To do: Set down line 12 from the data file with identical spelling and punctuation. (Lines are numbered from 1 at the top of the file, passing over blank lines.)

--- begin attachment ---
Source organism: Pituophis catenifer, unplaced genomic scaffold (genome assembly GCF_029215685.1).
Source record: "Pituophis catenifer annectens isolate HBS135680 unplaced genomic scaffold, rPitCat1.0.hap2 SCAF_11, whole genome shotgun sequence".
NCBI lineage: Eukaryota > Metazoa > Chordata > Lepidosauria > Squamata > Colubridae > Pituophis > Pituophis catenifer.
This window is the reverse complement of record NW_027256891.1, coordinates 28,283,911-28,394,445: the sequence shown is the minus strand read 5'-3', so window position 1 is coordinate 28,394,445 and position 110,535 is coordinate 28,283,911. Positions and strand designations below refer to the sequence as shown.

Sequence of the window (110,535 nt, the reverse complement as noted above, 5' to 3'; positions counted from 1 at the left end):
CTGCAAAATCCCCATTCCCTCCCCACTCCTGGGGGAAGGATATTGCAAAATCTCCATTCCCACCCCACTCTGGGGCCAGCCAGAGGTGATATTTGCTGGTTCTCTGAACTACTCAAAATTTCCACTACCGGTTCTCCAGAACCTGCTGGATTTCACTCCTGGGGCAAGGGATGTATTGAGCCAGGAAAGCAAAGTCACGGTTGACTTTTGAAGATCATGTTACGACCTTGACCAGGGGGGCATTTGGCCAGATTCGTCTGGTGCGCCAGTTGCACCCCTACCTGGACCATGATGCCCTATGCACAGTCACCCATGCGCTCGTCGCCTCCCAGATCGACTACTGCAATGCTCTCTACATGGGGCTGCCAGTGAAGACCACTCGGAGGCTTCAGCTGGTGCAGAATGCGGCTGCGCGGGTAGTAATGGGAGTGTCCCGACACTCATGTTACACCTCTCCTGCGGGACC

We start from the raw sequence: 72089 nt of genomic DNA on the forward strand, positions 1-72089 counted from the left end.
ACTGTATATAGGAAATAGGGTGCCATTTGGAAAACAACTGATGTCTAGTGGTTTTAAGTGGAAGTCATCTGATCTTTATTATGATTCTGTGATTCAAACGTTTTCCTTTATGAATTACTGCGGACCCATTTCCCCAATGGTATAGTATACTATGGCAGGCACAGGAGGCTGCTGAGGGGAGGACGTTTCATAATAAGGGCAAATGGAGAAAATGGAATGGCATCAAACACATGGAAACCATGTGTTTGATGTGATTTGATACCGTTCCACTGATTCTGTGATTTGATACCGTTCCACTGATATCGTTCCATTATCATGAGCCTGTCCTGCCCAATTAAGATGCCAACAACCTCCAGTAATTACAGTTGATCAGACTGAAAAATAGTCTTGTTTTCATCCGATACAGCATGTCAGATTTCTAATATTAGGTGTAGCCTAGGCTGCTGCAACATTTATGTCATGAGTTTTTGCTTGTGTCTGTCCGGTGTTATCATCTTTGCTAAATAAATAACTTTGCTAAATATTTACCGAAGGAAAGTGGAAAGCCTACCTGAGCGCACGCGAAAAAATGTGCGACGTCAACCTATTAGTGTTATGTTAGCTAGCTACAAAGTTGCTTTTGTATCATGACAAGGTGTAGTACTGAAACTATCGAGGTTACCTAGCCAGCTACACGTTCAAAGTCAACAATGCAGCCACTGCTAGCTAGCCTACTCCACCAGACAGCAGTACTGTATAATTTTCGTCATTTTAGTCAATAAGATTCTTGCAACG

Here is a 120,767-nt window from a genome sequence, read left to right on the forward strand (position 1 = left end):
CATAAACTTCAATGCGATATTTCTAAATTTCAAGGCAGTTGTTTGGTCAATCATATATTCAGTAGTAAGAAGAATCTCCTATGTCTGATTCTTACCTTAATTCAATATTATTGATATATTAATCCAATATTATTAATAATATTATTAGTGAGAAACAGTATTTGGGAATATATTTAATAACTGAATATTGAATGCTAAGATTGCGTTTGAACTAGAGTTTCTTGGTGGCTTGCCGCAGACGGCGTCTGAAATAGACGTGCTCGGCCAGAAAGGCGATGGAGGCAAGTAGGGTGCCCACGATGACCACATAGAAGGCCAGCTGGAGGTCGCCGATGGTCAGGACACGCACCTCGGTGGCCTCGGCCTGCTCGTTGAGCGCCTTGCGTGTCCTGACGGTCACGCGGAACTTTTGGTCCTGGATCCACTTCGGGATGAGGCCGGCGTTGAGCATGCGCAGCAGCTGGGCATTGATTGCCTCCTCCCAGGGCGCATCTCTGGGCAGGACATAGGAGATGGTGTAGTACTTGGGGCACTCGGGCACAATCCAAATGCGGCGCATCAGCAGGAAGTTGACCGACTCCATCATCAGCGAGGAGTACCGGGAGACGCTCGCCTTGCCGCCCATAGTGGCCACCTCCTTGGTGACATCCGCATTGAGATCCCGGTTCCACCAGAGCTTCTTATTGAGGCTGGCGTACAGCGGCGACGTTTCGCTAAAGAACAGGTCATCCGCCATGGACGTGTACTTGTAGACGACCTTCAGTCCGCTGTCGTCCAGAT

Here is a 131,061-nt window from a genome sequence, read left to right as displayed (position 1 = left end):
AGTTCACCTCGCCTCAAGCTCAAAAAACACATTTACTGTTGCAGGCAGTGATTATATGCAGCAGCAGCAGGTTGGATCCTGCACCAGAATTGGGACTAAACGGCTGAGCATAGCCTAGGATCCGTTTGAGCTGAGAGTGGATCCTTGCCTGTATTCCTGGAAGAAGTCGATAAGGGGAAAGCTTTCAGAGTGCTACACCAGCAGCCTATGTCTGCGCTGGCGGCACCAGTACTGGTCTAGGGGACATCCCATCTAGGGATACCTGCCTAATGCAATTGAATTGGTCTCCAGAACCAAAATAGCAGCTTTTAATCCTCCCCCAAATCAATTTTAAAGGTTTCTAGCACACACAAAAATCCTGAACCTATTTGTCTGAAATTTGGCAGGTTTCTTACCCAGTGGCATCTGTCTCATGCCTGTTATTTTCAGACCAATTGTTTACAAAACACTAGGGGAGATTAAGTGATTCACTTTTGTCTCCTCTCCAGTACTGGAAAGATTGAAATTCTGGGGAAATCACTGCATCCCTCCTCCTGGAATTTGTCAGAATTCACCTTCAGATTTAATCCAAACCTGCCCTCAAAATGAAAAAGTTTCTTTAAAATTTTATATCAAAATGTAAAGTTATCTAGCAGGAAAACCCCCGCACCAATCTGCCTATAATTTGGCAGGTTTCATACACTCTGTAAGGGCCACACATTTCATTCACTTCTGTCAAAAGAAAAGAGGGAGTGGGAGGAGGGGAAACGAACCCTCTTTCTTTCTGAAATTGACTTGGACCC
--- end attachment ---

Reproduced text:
AGTTCACCTCGCCTCAAGCTCAAAAAACACATTTACTGTTGCAGGCAGTGATTATATGCAGCAGCAGCAGGTTGGATCCTGCACCAGAATTGGGACTAAACGGCTGAGCATAGCCTAGGATCCGTTTGAGCTGAGAGTGGATCCTTGCCTGTATTCCTGGAAGAAGTCGATAAGGGGAAAGCTTTCAGAGTGCTACACCAGCAGCCTATGTCTGCGCTGGCGGCACCAGTACTGGTCTAGGGGACATCCCATCTAGGGATACCTGCCTAATGCAATTGAATTGGTCTCCAGAACCAAAATAGCAGCTTTTAATCCTCCCCCAAATCAATTTTAAAGGTTTCTAGCACACACAAAAATCCTGAACCTATTTGTCTGAAATTTGGCAGGTTTCTTACCCAGTGGCATCTGTCTCATGCCTGTTATTTTCAGACCAATTGTTTACAAAACACTAGGGGAGATTAAGTGATTCACTTTTGTCTCCTCTCCAGTACTGGAAAGATTGAAATTCTGGGGAAATCACTGCATCCCTCCTCCTGGAATTTGTCAGAATTCACCTTCAGATTTAATCCAAACCTGCCCTCAAAATGAAAAAGTTTCTTTAAAATTTTATATCAAAATGTAAAGTTATCTAGCAGGAAAACCCCCGCACCAATCTGCCTATAATTTGGCAGGTTTCATACACTCTGTAAGGGCCACACATTTCATTCACTTCTGTCAAAAGAAAAGAGGGAGTGGGAGGAGGGGAAACGAACCCTCTTTCTTTCTGAAATTGACTTGGACCC